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Has anyone written a simple calculation program that could operate on a palm pil ot or similar machine that does all the calculations? Can you point me to an onl ine resource that has all the necessary formulae? It seems like it would be usef ul to be able to enter lens focal length, distance to subject and relative angll e of desired focus plane and have a program caluclate the angles to preset into the camera. I'm sure there would have to be adjustments made but this would be a useful tool to get "in the ballpark" before putting your eye to the glass.
look for exposure calculator
Well...since all 3 planes need to converge at the same point (such as ground, film plane, and lensboard), just eyeballing it seems to get you into the ballpark.
You might want to check out:
I have no experience of them though.
I checked out the Darkroom Innovations software in detail. Its purpose is to control emulsion density on B&W film. Pretty sophisticated stuff and very impressive if thats what you want. It does not, however work as a general purpose exposure calculator.
I have considered writing such a program for PalmOS. Input would be:
1. Film (including reciprocity data) 2. Lens (available/preferred apertures) 3. Filters (filter factor) 4. Distance of nearest object to be in focus (actual or extension) 5. Distance of farthest object to be in focus (actual or extension) 6. Several meter readings with desired zones
1. Aperture (for depth of field) 2. Distance to focus (hyperfocal for aperture) 3. Shutter speed, accounting for: a. aperture b. bellows extension c. filter factor d. film expansion/contraction to achieve desired zone placement e. reciprocity correction
I suppose there ought to be a way to calculate Scheimpflug movements, I just haven't figured out how yet.
Anybody interested in a program like this?
P.S. Thank you Quang-Tuan Luong for teaching me how to spell "aperture".
"Scheimpflug Calculations" Has anyone written a simple calculation program that could operate on a palm pilot or similar machine that does all the calculations?
Doesn't Rodenstock sell a "calculator" that does what you're asking? Midwest Photo sells it for about $30. I've seen it. It's a paper "calculator," for which you select the lens, angle of focal plane, etc., by moving the circle paper cutouts and then line up the points and it will theoretically give you the best angle to preset the camera and necessary f stop.
http://fox.nstn.ca/~hmmerk/ (by Harold M. Merklinger) has all the formulae.
With your surname, Dave, don't you have it all already in the family?!
Way before you figure out all the math, do the proofs & double check I will have set up the camera, composed, focused, shot & backed up with an in camera dupe and am away for the next image. Why make it harder than it needs to be. Focus on the ground glass & watch your focus as you swing & tilt & rise & fall to your hearts content. When the batteries die in the field you will have to do so anyway.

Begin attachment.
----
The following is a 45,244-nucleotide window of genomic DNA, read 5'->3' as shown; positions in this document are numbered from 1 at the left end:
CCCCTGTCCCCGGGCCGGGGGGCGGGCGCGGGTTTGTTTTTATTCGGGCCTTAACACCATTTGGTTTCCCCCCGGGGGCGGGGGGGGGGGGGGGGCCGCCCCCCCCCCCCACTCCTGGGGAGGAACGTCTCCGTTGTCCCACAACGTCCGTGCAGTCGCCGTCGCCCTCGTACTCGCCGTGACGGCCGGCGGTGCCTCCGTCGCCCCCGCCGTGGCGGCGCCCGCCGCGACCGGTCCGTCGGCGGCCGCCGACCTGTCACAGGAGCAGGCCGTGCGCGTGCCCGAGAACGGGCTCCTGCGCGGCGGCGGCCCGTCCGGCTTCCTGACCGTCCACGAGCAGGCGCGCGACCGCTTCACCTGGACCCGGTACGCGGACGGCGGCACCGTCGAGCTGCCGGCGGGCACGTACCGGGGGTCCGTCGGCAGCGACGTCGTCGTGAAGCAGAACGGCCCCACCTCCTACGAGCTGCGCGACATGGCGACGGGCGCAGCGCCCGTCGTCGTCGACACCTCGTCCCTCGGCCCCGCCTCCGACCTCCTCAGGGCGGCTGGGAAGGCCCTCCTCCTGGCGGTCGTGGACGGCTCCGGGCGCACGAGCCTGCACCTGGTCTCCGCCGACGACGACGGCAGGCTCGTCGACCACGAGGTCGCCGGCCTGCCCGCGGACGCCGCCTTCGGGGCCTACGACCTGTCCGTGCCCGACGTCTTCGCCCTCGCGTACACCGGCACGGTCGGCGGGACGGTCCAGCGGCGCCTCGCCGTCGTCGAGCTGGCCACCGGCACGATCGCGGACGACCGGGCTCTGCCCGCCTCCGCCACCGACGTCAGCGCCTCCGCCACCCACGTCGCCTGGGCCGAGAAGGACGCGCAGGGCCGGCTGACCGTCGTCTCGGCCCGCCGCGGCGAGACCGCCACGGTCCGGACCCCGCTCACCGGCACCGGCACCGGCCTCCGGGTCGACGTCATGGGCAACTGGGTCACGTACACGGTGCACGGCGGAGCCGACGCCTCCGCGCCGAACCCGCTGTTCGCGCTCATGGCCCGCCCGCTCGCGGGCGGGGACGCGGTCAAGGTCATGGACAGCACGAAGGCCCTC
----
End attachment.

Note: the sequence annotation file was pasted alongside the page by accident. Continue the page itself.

Try Harold Merklinger's book "focusing the view camera" or his website (forgot the address, but you should find it through the search engines Lukas Werth
I use the Dan "The Shooter" method of swing/tilt cypherin'. The ground glass doesn't lie. 99% of swings/tilts are very small so if you need to "calculate" these angles take up painting. Just kiddin'. Most of your swings and tilts are quite small unless your're shooting still lifes and even then you can guesstimate pretty closely just by "lookin' at the glass". Calculating this stuff in the field takes all the fun out of it. Just point and shoot.
Check out Bob Wheeler's free software, just installed on the LF page.
Just to be precise about things, I must correct Ron. You want the three planes he mentioned to intersect in a line, not a point.
To great many LF photography, Scheimplug rule is the only rule they know of. But in fact, the popular Scheimflug rule a lone is not good enough the find the ri ght focus.
Scheimflug had a much neglected Scheimflug Second rule; and thanks to the ef fort of Harold Merklinger, this rule has being rediscovered and described in det ail in his book "Focusing the View Camera" as The Hinge Rule. It stated that th e front focal plane, the plane of sharp focus and the parellel to to film lens p lane must intersect at a Hinge line. With this Hinge rule, or Scheimflug Second Rule, focusing view camera becomes qu ick and simple, no more eyeballing, try and error. He wrote" in one outing,,, I had taken four photographs allwith different focus settings and in two locations in the space of eight minutes. That is 2 minutes per picture, vs 20-30 minute s per picture set up time by conventional method
You will do your self a great favour by BUYING THE BOOK. Forget about get the info from Harold's web page. Do you think he gave away all the info to sell the books ?
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